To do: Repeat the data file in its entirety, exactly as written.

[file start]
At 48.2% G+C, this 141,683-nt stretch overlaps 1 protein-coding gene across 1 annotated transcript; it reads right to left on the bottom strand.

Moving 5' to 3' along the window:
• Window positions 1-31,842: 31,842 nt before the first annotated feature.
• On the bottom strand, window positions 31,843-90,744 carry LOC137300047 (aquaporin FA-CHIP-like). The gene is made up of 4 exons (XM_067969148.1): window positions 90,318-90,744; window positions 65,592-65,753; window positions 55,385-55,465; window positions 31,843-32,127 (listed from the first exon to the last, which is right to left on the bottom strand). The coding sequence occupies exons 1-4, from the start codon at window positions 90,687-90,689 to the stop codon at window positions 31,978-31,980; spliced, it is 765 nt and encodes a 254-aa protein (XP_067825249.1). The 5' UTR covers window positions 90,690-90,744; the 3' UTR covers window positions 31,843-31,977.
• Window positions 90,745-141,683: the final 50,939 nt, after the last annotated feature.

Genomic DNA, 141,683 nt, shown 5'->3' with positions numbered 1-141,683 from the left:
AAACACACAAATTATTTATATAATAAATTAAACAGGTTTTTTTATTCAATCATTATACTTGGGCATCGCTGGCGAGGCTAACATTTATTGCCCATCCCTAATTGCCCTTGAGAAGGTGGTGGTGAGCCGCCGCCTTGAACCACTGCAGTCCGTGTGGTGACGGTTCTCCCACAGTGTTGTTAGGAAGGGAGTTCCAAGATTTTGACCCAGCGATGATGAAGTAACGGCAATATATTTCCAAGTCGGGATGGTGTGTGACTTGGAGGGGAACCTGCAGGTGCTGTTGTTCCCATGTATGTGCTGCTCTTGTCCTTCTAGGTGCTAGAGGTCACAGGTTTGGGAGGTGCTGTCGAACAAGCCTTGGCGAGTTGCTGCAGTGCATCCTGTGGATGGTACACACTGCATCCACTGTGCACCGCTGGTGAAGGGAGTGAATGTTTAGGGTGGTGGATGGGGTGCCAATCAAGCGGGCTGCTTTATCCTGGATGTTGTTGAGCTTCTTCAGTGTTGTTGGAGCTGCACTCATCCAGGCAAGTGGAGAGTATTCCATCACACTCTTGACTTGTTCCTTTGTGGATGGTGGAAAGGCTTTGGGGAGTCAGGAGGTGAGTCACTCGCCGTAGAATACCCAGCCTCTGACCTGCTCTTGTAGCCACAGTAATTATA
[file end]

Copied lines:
At 48.2% G+C, this 141,683-nt stretch overlaps 1 protein-coding gene across 1 annotated transcript; it reads right to left on the bottom strand.

Moving 5' to 3' along the window:
• Window positions 1-31,842: 31,842 nt before the first annotated feature.
• On the bottom strand, window positions 31,843-90,744 carry LOC137300047 (aquaporin FA-CHIP-like). The gene is made up of 4 exons (XM_067969148.1): window positions 90,318-90,744; window positions 65,592-65,753; window positions 55,385-55,465; window positions 31,843-32,127 (listed from the first exon to the last, which is right to left on the bottom strand). The coding sequence occupies exons 1-4, from the start codon at window positions 90,687-90,689 to the stop codon at window positions 31,978-31,980; spliced, it is 765 nt and encodes a 254-aa protein (XP_067825249.1). The 5' UTR covers window positions 90,690-90,744; the 3' UTR covers window positions 31,843-31,977.
• Window positions 90,745-141,683: the final 50,939 nt, after the last annotated feature.

Genomic DNA, 141,683 nt, shown 5'->3' with positions numbered 1-141,683 from the left:
AAACACACAAATTATTTATATAATAAATTAAACAGGTTTTTTTATTCAATCATTATACTTGGGCATCGCTGGCGAGGCTAACATTTATTGCCCATCCCTAATTGCCCTTGAGAAGGTGGTGGTGAGCCGCCGCCTTGAACCACTGCAGTCCGTGTGGTGACGGTTCTCCCACAGTGTTGTTAGGAAGGGAGTTCCAAGATTTTGACCCAGCGATGATGAAGTAACGGCAATATATTTCCAAGTCGGGATGGTGTGTGACTTGGAGGGGAACCTGCAGGTGCTGTTGTTCCCATGTATGTGCTGCTCTTGTCCTTCTAGGTGCTAGAGGTCACAGGTTTGGGAGGTGCTGTCGAACAAGCCTTGGCGAGTTGCTGCAGTGCATCCTGTGGATGGTACACACTGCATCCACTGTGCACCGCTGGTGAAGGGAGTGAATGTTTAGGGTGGTGGATGGGGTGCCAATCAAGCGGGCTGCTTTATCCTGGATGTTGTTGAGCTTCTTCAGTGTTGTTGGAGCTGCACTCATCCAGGCAAGTGGAGAGTATTCCATCACACTCTTGACTTGTTCCTTTGTGGATGGTGGAAAGGCTTTGGGGAGTCAGGAGGTGAGTCACTCGCCGTAGAATACCCAGCCTCTGACCTGCTCTTGTAGCCACAGTAATTATA